The Brave Report: The Crisis in Ukraine

Click here for the .pdf version of this report: The Brave Report-Crisis in Ukraine

So far this year, the main driving force behind the market has been uncertainty around how the Fed will keep inflation under control without slowing the economy too much.  That all changed when Putin decided to invade Ukraine. So, in lieu of my normal commentary I wanted to put out some notes on the impact of the Ukrainian crisis and what we can expect as the situation plays out.  It is important to differentiate the human vs. economic impacts this invasion is causing.  We can all agree that the human toll of this invasion is terrible and is only showing signs of getting worse before it gets better.  The major worry is that as Putin becomes more frustrated with the lack of military progress, he will get more and more brutal on innocent civilians. With that said, my job is to understand the economic and investment impacts of this crisis.

So how will this situation play out moving forward and how should you weather the storm? I see 3 potential scenarios playing out over the next few months:

  1. Occupation: This is the most likely scenario we will see. Under this scenario, we see a long-drawn-out occupation of Ukraine by Russian forces.  This could entail complete occupation of the capital and all outlying areas or some sort of partitioning where Russia controls large swaths of Ukraine but doesn’t fully topple the government.  NATO nations are reluctant to get involved beyond providing humanitarian support and small defensive arms.  The Ukrainian resistance consists of traditional military operations as well as insurgency attacks that carry on for a long time.  Under this scenario, no one really wins but the Ukrainian people are the real losers.  Putin’s pride keeps him engaged in the conflict well past any real gain can be had. Economically, we see energy and commodity prices remain high until some alternative source can be secured.  Global growth slows, especially in eastern Europe.  I don’t see the US slowing enough to cause a recession but those countries with high reliance on Russian energy will see a major slow down.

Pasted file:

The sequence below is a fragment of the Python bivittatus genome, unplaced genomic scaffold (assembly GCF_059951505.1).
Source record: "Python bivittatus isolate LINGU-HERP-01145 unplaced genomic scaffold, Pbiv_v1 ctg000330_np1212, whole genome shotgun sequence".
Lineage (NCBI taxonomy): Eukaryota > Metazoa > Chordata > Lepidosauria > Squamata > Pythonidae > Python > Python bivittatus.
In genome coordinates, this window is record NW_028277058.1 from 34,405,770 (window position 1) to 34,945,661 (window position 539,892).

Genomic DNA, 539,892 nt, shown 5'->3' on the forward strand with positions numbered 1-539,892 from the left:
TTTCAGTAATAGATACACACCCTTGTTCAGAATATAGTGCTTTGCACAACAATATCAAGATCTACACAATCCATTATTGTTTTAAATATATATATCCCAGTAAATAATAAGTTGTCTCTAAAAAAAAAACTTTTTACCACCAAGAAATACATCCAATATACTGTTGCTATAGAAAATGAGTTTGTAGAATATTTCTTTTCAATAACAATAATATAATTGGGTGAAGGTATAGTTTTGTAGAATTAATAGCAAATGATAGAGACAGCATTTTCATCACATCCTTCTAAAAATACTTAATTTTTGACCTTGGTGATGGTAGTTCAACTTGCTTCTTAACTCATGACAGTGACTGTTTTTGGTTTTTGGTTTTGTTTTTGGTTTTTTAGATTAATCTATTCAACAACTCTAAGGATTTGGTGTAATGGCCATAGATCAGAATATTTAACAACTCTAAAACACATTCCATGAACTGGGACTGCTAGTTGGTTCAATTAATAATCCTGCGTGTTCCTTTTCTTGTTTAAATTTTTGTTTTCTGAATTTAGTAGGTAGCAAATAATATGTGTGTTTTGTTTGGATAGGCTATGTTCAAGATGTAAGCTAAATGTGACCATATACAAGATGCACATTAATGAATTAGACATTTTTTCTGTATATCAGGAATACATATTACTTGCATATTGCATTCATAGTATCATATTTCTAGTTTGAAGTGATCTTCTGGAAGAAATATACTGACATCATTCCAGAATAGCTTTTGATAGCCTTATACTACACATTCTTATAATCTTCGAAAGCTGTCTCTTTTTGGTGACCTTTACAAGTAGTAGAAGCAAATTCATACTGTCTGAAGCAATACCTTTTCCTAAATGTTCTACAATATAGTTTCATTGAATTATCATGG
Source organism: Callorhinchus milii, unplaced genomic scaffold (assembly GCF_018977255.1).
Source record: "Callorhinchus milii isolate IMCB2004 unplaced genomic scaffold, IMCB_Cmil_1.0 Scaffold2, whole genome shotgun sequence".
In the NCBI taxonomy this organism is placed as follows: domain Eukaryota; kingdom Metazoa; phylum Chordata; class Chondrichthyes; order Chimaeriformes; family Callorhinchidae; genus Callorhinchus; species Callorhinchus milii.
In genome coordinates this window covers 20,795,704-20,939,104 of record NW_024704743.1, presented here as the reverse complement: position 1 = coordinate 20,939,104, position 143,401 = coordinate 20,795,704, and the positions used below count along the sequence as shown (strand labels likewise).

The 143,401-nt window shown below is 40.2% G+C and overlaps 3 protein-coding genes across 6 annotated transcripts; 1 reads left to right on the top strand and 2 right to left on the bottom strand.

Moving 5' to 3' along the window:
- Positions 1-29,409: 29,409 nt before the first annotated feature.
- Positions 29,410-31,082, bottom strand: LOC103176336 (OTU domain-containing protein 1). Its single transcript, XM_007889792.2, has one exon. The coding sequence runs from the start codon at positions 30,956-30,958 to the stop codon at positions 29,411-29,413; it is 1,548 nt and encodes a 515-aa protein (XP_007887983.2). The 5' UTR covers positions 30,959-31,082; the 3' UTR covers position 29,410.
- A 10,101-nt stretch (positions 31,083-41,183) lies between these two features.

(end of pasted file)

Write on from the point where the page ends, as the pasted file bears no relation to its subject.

2. Escalated War: This is the worst-case scenario. Either Putin gets frustrated by a lack of progress and escalates the war to a point where NATO must get involved or he becomes emboldened by success in Ukraine and overreaches into a NATO territory. In this scenario, we see a full military conflict between US/NATO and Russia, the level of which would be the big unknown but brings in several really bad outcomes. Again, the US would be the most protected due to distance but with Russia’s military capability, nuclear arsenal, and desperate leader anything is on the table.  The economic fallout would probably be the least of our worries but if this tail risk scenario looks more plausible, we would see a massive rush toward safety and a huge de-risking of assets.
  3. Ceasefire and Withdrawal: This is the best-case scenario for all involved but also very unlikely due to Putin’s empowerment at this point.  In this scenario, some sort of peace deal is reached, and Russian forces withdraw back to Russia. They may gain a little land in Eastern Ukraine as part of any deal and Ukraine may need to concede to never join NATO but democracy is restored to Ukraine.  For any deal like this to be achieved, China would need to ramp up pressure on Putin and/or there would need to be some discontent within the Russian military and among Russian elites.  With all the sanctions in place, there will be quite a bit of suffering within Russia.  The questions are, will it matter to Putin, and will China be able to exert enough pressure on Putin to force him to withdraw in a way that he can still claim some sort of victory?

Investing Through the Storm